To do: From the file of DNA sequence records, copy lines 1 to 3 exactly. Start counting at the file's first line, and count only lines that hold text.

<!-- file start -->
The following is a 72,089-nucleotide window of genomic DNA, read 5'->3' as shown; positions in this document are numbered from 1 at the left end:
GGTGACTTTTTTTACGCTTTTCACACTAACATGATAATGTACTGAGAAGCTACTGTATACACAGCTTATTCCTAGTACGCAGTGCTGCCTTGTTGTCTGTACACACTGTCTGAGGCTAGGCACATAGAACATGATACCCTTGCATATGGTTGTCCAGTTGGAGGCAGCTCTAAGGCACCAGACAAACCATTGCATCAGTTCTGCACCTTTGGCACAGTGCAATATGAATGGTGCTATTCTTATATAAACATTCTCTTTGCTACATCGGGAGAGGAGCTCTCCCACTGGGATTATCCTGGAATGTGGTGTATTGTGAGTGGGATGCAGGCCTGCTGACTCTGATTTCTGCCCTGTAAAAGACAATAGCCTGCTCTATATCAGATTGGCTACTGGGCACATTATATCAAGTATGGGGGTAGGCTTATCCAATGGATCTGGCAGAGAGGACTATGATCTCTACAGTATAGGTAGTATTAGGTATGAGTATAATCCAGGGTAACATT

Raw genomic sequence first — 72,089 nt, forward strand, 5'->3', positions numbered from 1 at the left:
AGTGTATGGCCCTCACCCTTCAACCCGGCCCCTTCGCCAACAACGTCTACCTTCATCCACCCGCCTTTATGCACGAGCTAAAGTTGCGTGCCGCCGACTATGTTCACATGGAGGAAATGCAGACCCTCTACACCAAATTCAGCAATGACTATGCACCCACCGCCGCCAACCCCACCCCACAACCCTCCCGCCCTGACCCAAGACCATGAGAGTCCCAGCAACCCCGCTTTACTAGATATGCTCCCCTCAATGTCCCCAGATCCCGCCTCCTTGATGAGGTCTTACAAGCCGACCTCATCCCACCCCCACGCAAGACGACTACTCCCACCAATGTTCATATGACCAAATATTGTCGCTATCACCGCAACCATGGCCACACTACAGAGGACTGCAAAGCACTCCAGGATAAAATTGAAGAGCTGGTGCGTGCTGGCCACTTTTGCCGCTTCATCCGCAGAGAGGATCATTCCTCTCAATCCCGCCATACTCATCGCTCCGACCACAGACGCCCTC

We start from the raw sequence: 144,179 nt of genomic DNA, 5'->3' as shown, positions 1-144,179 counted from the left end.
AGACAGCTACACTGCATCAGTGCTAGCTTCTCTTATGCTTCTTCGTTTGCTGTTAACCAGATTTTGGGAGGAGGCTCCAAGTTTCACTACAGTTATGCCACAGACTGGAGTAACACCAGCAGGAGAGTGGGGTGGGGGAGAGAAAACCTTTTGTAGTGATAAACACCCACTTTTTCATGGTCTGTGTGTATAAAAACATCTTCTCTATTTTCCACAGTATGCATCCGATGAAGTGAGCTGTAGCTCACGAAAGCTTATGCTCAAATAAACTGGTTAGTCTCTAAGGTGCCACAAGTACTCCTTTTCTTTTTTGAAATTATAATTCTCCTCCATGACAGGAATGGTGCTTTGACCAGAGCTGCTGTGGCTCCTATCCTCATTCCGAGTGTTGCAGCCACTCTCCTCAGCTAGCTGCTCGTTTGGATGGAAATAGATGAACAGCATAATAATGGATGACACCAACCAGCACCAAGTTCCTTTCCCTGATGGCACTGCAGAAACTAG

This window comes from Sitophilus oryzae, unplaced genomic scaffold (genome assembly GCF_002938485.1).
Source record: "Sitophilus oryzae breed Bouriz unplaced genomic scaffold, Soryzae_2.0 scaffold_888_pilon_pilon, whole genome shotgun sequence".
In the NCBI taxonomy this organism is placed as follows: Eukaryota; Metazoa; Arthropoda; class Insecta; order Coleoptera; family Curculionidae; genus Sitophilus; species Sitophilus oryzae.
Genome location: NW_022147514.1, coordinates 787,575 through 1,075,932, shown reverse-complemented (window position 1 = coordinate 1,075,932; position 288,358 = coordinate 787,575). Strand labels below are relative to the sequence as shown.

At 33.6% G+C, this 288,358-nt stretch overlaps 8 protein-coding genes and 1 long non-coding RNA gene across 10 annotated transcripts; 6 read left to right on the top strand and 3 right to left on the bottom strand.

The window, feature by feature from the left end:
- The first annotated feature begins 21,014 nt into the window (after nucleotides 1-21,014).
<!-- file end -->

The following is a 72,089-nucleotide window of genomic DNA, read 5'->3' as shown; positions in this document are numbered from 1 at the left end:
GGTGACTTTTTTTACGCTTTTCACACTAACATGATAATGTACTGAGAAGCTACTGTATACACAGCTTATTCCTAGTACGCAGTGCTGCCTTGTTGTCTGTACACACTGTCTGAGGCTAGGCACATAGAACATGATACCCTTGCATATGGTTGTCCAGTTGGAGGCAGCTCTAAGGCACCAGACAAACCATTGCATCAGTTCTGCACCTTTGGCACAGTGCAATATGAATGGTGCTATTCTTATATAAACATTCTCTTTGCTACATCGGGAGAGGAGCTCTCCCACTGGGATTATCCTGGAATGTGGTGTATTGTGAGTGGGATGCAGGCCTGCTGACTCTGATTTCTGCCCTGTAAAAGACAATAGCCTGCTCTATATCAGATTGGCTACTGGGCACATTATATCAAGTATGGGGGTAGGCTTATCCAATGGATCTGGCAGAGAGGACTATGATCTCTACAGTATAGGTAGTATTAGGTATGAGTATAATCCAGGGTAACATT

Raw genomic sequence first — 72,089 nt, forward strand, 5'->3', positions numbered from 1 at the left: